By Joyce Flores
Systems considered to track employees
District administrators are looking at changing the way employees keep track of hours worked.
The idea is being looked at because of a suggestion to switch to electronic timekeeping by external auditors.
The auditors observed that all timekeeping for hourly employees is done manually and then entered electronically by the payroll department, which they found inefficient.
The auditors recommended the district look into keeping electronic time clocks or use an online timekeeping system to reduce the workload of the payroll department and to provide more accuracy.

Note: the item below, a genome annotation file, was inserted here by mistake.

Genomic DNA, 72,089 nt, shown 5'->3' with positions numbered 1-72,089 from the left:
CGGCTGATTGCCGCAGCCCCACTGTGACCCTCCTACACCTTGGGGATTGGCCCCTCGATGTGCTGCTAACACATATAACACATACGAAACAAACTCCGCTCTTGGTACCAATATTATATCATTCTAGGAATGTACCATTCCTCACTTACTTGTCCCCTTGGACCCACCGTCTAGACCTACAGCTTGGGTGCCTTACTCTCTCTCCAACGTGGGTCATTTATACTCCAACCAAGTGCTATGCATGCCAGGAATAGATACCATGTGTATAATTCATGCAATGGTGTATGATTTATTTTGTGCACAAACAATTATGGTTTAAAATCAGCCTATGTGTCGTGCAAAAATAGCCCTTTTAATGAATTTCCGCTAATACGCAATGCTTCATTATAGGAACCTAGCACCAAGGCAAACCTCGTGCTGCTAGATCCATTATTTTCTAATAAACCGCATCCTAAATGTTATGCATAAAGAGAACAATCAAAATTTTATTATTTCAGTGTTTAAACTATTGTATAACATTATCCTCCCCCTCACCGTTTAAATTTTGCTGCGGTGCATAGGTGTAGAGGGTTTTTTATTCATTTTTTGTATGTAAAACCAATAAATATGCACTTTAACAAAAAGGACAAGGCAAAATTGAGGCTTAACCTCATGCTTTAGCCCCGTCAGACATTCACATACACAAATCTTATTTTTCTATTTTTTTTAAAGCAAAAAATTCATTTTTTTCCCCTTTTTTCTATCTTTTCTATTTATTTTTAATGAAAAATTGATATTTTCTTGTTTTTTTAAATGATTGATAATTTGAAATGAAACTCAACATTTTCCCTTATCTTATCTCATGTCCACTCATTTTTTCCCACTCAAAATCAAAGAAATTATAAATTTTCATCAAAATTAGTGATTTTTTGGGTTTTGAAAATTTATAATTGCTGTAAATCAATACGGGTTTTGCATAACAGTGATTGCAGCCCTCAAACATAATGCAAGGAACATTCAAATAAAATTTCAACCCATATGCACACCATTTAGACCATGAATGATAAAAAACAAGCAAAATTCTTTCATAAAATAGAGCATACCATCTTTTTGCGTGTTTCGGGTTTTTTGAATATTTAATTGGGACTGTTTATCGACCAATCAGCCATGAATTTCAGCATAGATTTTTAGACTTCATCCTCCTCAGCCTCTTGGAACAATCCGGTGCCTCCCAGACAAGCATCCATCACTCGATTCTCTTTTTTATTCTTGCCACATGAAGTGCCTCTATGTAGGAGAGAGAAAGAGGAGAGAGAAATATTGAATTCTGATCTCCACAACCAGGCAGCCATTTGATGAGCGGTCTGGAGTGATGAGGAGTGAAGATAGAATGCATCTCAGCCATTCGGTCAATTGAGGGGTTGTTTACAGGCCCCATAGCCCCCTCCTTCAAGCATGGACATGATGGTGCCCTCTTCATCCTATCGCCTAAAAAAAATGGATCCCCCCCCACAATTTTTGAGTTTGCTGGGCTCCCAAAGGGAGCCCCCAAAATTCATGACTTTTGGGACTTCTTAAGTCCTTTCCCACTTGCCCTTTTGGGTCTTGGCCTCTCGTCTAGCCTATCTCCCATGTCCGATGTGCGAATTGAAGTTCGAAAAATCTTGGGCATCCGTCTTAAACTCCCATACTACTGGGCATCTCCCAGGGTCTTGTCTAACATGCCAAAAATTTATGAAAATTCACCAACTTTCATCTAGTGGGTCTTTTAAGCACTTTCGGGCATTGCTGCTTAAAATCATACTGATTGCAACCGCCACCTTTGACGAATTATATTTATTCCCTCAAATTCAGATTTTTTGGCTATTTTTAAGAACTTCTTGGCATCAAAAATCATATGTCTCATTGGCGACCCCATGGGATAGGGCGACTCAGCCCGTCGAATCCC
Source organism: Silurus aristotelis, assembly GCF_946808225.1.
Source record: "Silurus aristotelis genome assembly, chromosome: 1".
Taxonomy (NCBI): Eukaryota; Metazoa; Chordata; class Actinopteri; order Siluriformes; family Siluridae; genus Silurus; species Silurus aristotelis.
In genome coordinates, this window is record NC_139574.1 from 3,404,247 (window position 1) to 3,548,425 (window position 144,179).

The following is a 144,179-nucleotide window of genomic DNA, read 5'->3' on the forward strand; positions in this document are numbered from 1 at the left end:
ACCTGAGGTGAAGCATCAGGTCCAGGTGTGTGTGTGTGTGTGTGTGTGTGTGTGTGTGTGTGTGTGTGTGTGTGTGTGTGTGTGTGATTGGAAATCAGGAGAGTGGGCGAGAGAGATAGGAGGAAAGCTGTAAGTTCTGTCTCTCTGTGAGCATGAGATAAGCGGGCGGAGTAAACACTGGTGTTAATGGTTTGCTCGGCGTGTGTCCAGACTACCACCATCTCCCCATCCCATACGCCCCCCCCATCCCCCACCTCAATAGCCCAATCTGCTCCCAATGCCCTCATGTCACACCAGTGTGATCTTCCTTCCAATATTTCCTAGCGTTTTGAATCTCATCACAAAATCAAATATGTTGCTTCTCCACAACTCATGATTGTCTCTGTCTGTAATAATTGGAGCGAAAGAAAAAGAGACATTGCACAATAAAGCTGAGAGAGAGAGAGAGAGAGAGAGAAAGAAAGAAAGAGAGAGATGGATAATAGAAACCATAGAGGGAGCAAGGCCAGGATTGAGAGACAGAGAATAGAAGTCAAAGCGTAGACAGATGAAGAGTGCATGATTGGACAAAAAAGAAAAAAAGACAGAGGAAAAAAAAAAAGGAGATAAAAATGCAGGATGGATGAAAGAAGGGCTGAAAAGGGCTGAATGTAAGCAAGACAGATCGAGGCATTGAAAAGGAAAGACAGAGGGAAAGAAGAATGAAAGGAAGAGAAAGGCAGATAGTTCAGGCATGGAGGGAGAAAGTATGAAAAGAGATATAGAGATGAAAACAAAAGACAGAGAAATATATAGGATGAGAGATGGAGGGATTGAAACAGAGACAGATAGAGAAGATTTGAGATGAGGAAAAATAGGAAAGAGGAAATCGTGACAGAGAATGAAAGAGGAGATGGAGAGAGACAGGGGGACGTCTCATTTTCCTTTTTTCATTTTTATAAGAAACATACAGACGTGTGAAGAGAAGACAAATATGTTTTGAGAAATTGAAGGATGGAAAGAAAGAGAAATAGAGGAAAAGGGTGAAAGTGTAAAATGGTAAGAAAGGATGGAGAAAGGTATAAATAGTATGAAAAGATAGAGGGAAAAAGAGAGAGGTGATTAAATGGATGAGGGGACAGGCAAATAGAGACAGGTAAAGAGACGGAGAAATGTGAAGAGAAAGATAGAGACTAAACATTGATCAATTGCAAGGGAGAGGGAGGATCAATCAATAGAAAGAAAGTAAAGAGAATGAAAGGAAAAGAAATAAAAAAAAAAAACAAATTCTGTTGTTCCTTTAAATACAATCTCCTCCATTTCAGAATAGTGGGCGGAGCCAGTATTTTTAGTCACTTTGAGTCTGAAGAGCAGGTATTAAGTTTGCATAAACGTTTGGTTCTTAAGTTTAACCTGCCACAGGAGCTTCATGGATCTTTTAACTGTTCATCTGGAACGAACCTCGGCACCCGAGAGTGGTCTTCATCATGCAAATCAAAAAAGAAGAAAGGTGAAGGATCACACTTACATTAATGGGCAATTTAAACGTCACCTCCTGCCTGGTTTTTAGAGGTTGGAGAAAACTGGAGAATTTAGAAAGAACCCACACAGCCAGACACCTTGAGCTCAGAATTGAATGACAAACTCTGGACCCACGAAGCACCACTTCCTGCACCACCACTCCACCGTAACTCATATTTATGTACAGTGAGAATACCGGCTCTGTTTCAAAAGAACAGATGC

James McLaughlin, vice chancellor for administration, explained at an October Audit, Budget and Finance Committee meeting that at times, the payroll department could not read the timecards or that timecards were not being filled out properly and that the most efficient thing would be to move to electronic time clocks.
Employee services is looking at using Microsoft Excel as a way to keep employees’ hours legible.
Another possible solution is to buy a software program